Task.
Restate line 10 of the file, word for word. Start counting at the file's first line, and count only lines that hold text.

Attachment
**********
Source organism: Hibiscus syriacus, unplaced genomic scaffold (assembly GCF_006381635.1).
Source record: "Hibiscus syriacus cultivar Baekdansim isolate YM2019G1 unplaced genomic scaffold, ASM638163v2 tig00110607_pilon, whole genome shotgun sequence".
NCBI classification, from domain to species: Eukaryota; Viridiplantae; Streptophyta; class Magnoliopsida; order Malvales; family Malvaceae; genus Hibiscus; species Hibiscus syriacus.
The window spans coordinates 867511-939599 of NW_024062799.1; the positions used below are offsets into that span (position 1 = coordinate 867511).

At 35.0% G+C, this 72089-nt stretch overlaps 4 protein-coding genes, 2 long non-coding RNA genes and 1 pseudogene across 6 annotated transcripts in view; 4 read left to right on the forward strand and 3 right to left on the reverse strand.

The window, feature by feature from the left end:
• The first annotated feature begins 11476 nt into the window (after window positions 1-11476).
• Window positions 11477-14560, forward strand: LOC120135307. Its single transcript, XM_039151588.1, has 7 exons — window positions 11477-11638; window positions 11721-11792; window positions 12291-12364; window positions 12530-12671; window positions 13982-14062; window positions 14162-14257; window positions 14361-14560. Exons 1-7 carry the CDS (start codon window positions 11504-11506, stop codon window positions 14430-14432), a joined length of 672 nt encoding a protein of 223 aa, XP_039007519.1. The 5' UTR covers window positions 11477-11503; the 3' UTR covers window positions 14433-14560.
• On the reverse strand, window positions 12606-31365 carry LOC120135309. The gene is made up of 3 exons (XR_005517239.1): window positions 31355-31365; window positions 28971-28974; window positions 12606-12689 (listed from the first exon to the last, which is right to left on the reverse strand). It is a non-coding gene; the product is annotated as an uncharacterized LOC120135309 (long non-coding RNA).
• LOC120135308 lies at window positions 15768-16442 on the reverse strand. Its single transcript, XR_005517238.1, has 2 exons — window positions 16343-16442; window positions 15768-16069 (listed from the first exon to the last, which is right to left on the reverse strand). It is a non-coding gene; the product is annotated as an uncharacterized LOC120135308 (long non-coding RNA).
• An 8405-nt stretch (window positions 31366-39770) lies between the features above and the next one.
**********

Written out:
• LOC120135308 lies at window positions 15768-16442 on the reverse strand. Its single transcript, XR_005517238.1, has 2 exons — window positions 16343-16442; window positions 15768-16069 (listed from the first exon to the last, which is right to left on the reverse strand). It is a non-coding gene; the product is annotated as an uncharacterized LOC120135308 (long non-coding RNA).